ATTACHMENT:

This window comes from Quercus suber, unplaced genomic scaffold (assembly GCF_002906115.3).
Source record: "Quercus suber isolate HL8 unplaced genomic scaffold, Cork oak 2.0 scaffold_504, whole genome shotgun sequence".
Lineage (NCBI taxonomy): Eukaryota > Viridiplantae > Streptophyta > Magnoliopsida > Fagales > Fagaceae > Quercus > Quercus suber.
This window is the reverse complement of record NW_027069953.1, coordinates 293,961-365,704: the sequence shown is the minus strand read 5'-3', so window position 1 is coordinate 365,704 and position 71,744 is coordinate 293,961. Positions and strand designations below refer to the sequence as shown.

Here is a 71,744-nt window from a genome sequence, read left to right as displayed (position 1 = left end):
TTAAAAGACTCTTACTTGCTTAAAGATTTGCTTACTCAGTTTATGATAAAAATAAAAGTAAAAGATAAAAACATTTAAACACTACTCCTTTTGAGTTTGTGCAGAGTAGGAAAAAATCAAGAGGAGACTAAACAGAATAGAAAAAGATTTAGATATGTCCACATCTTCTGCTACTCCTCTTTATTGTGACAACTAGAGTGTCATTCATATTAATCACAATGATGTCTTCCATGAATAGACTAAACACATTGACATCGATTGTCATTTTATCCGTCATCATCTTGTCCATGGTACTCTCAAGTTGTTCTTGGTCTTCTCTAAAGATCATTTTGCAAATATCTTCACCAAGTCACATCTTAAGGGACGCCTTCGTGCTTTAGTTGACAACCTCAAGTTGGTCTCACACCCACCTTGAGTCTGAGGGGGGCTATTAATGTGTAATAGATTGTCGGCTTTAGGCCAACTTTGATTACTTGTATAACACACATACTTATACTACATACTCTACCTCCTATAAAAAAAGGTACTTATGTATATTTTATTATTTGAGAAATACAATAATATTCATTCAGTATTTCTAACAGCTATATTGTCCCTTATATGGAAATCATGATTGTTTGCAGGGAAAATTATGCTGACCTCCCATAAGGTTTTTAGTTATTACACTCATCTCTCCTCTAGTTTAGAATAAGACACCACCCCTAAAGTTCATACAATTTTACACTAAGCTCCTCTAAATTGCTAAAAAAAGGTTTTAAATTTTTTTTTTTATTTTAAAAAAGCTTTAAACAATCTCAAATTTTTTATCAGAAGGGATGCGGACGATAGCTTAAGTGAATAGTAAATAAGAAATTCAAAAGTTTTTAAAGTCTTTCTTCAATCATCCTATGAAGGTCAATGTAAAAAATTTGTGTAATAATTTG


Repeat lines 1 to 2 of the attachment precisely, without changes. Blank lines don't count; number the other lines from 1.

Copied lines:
This window comes from Quercus suber, unplaced genomic scaffold (assembly GCF_002906115.3).
Source record: "Quercus suber isolate HL8 unplaced genomic scaffold, Cork oak 2.0 scaffold_504, whole genome shotgun sequence".